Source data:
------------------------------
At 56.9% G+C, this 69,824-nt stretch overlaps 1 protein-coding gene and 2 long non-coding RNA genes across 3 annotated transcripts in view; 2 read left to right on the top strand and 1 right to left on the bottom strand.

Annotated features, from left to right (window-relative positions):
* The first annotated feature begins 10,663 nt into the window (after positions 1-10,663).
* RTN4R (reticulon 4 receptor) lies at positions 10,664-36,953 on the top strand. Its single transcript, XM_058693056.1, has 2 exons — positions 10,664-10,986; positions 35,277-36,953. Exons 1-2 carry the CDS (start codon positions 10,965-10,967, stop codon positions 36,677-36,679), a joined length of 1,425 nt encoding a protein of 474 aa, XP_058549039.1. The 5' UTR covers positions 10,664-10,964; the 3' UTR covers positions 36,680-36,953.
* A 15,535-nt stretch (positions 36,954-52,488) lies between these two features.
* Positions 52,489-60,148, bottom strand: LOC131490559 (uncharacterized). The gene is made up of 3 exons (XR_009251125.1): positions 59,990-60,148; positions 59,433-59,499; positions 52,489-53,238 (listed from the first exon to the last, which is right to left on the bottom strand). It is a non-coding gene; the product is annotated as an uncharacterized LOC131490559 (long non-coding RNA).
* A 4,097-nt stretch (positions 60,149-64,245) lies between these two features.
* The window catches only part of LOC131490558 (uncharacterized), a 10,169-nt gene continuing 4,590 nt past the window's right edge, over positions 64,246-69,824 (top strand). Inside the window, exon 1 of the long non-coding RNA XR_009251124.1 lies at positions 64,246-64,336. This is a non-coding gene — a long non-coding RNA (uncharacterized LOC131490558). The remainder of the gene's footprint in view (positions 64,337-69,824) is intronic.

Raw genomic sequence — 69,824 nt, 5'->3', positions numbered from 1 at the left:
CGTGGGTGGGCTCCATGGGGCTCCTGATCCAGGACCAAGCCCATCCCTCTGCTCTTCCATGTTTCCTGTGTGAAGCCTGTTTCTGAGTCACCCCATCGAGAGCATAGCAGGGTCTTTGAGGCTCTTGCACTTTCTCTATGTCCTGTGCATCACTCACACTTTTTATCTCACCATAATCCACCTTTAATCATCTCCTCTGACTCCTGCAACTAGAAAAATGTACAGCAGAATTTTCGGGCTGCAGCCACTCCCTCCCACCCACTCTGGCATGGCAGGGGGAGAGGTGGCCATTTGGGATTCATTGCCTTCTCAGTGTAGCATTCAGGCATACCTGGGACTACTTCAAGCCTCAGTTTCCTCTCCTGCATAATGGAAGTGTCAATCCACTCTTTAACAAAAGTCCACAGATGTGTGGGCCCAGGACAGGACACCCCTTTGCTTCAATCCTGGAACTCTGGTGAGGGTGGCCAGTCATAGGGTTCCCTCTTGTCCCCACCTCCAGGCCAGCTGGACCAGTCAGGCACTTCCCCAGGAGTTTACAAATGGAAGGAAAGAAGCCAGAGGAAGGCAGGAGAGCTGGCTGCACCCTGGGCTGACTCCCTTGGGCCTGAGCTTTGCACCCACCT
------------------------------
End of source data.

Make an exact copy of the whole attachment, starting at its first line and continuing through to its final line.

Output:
At 56.9% G+C, this 69,824-nt stretch overlaps 1 protein-coding gene and 2 long non-coding RNA genes across 3 annotated transcripts in view; 2 read left to right on the top strand and 1 right to left on the bottom strand.

Annotated features, from left to right (window-relative positions):
* The first annotated feature begins 10,663 nt into the window (after positions 1-10,663).
* RTN4R (reticulon 4 receptor) lies at positions 10,664-36,953 on the top strand. Its single transcript, XM_058693056.1, has 2 exons — positions 10,664-10,986; positions 35,277-36,953. Exons 1-2 carry the CDS (start codon positions 10,965-10,967, stop codon positions 36,677-36,679), a joined length of 1,425 nt encoding a protein of 474 aa, XP_058549039.1. The 5' UTR covers positions 10,664-10,964; the 3' UTR covers positions 36,680-36,953.
* A 15,535-nt stretch (positions 36,954-52,488) lies between these two features.
* Positions 52,489-60,148, bottom strand: LOC131490559 (uncharacterized). The gene is made up of 3 exons (XR_009251125.1): positions 59,990-60,148; positions 59,433-59,499; positions 52,489-53,238 (listed from the first exon to the last, which is right to left on the bottom strand). It is a non-coding gene; the product is annotated as an uncharacterized LOC131490559 (long non-coding RNA).
* A 4,097-nt stretch (positions 60,149-64,245) lies between these two features.
* The window catches only part of LOC131490558 (uncharacterized), a 10,169-nt gene continuing 4,590 nt past the window's right edge, over positions 64,246-69,824 (top strand). Inside the window, exon 1 of the long non-coding RNA XR_009251124.1 lies at positions 64,246-64,336. This is a non-coding gene — a long non-coding RNA (uncharacterized LOC131490558). The remainder of the gene's footprint in view (positions 64,337-69,824) is intronic.

Raw genomic sequence — 69,824 nt, 5'->3', positions numbered from 1 at the left:
CGTGGGTGGGCTCCATGGGGCTCCTGATCCAGGACCAAGCCCATCCCTCTGCTCTTCCATGTTTCCTGTGTGAAGCCTGTTTCTGAGTCACCCCATCGAGAGCATAGCAGGGTCTTTGAGGCTCTTGCACTTTCTCTATGTCCTGTGCATCACTCACACTTTTTATCTCACCATAATCCACCTTTAATCATCTCCTCTGACTCCTGCAACTAGAAAAATGTACAGCAGAATTTTCGGGCTGCAGCCACTCCCTCCCACCCACTCTGGCATGGCAGGGGGAGAGGTGGCCATTTGGGATTCATTGCCTTCTCAGTGTAGCATTCAGGCATACCTGGGACTACTTCAAGCCTCAGTTTCCTCTCCTGCATAATGGAAGTGTCAATCCACTCTTTAACAAAAGTCCACAGATGTGTGGGCCCAGGACAGGACACCCCTTTGCTTCAATCCTGGAACTCTGGTGAGGGTGGCCAGTCATAGGGTTCCCTCTTGTCCCCACCTCCAGGCCAGCTGGACCAGTCAGGCACTTCCCCAGGAGTTTACAAATGGAAGGAAAGAAGCCAGAGGAAGGCAGGAGAGCTGGCTGCACCCTGGGCTGACTCCCTTGGGCCTGAGCTTTGCACCCACCT